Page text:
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Why Stephen King Is Utterly Wrong About ‘Room 237’

Why Stephen King Is Utterly Wrong About 'Room 237'

For a great writer, Stephen King can be kind of an idiot. One of the subjects on which he is most frequently an idiot is Stanley Kubrick’s “The Shining,” whose lack of fidelity to King’s book still eats at him after nearly three and a half decades. But it’s surprising that blind spot extends to “Room 237,” Rodney Ascher’s documentary about “Shining” obsessives and their wacked-out theories of what it’s “really” about. A Q&A from Rolling Stone featured this exchange:

Did you see that new documentary Room “237” about obsessive fans of Stanley Kubrick’s “The Shining”?

Yeah. Well, let me put it this way – I watched about half of it and got sort of impatient with it and turned it off.

Why?

These guys were reaching. I’ve never had much patience for academic bullshit. It’s like Dylan says, “You give people a lot of knives and forks, they’ve gotta cut something.” And that was what was going on in that movie.

King joins a distressingly long line of viewers who continue to miss the point of “Room 237,” ranging from Leon Vitali, Kubrick’s former assistant and the current caretaker of his work, to Uproxx’s Heather Dockray, who wrote “It isn’t just that ‘Room 237’ is bad, it’s thoroughly insufferable, some NYU freshman’s five-page paper, magically transformed into ‘a movie.'” (Why the scare quotes around “movie”? Who “knows”?)

Considering that “Room 237” is about the perils of over-interpretation, there’s a fitting irony in the fact that so many people continue to under-interpret it, taking the movie as a flat representation of plausible theories, one of which posits “The Shining” as Kubrick’s coded confession for having helped fake the moon landing. Ascher could bolster his subjects’ credibility, informing us that Bill Blakemore, who surmises that the movie is secretly about the genocide of Native Americans, is a veteran ABC News correspondent and not some basement-dwelling black helicopter obsessive, but he deliberately withholds that information, letting the theories stand — and inevitably fall — on their own.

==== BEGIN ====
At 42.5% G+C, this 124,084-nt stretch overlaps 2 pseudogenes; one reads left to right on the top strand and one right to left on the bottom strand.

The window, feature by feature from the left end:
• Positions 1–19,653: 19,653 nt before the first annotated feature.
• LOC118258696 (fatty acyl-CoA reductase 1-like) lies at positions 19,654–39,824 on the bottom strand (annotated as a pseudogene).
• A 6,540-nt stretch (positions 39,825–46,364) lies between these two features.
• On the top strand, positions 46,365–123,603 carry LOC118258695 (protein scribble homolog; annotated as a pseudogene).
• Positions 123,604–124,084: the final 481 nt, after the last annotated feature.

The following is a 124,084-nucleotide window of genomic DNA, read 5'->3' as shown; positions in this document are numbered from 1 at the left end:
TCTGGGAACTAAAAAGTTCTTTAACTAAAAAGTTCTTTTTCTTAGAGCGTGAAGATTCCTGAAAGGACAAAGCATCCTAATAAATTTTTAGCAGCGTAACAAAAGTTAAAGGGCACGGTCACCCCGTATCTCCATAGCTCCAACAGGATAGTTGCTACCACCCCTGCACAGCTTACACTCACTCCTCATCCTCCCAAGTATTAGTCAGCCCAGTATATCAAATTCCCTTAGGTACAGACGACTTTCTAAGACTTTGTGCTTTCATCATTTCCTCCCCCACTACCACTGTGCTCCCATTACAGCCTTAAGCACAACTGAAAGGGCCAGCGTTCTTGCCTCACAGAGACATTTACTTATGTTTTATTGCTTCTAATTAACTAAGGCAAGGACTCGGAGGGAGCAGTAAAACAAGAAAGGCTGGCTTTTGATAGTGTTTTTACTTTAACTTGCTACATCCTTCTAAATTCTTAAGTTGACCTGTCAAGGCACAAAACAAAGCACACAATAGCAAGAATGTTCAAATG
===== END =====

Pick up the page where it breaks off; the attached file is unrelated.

What’s frustrating about King’s remarks is that he walks right up to the edge of understanding before storming up in a huff. His Dylan paraphrase about knives and forks is on the money: “Room 237” is indeed about the indiscriminate application of analytical tools, which is what happens when film criticism is practiced without self-criticism. (Many initial reviews pegged “Room 237” as a movie about film critics, which I would agree with only with the stipulation that they are bad critics.) But to dismiss it as “academic bullshit” says much more about King than it does about “Room 237.” In discussing what “Room 237” is really about, one runs the risk, of course, of sounding perilously like one of the movie’s subjects, but that’s just one more way in which it functions, brilliantly, as a kind of recursive Rorschach test.

Although some of “Room 237’s” subjects do have university backgrounds, their methods have less to do with academia than the Internet, and with a specific kind of close reading that would have been extraordinarily difficult, if not impossible, when Kubrick made “The Shining.” In poring over still images, like the purported picture of a minotaur or the Dopey sticker on Danny’s door, they effectively thwart the film’s forward motion, ignoring its obsessively crafted text to construct their own, often unrelated meanings. (What does faking the moon landing have to do with a writer driven mad by his inability to create?) It’s strikingly similar to the way “Sopranos” fans pore over the supposedly hidden details of the series’ ending while breezing right past its actual form. In both cases, the creators — Stanley Kubrick and David Chase — are assumed to have infinite control over their work, so much so that any detail must have been put there on purpose, a bizarre and incoherent inversion of literary deconstruction. What makes “Room 237” so powerful is the way it implies that this apophenia (look it up; you’ll be glad you did) is a necessary form of madness, one that critics and viewers should employ as they might a powerful demon, exercising great caution lest they lose themselves in the process.

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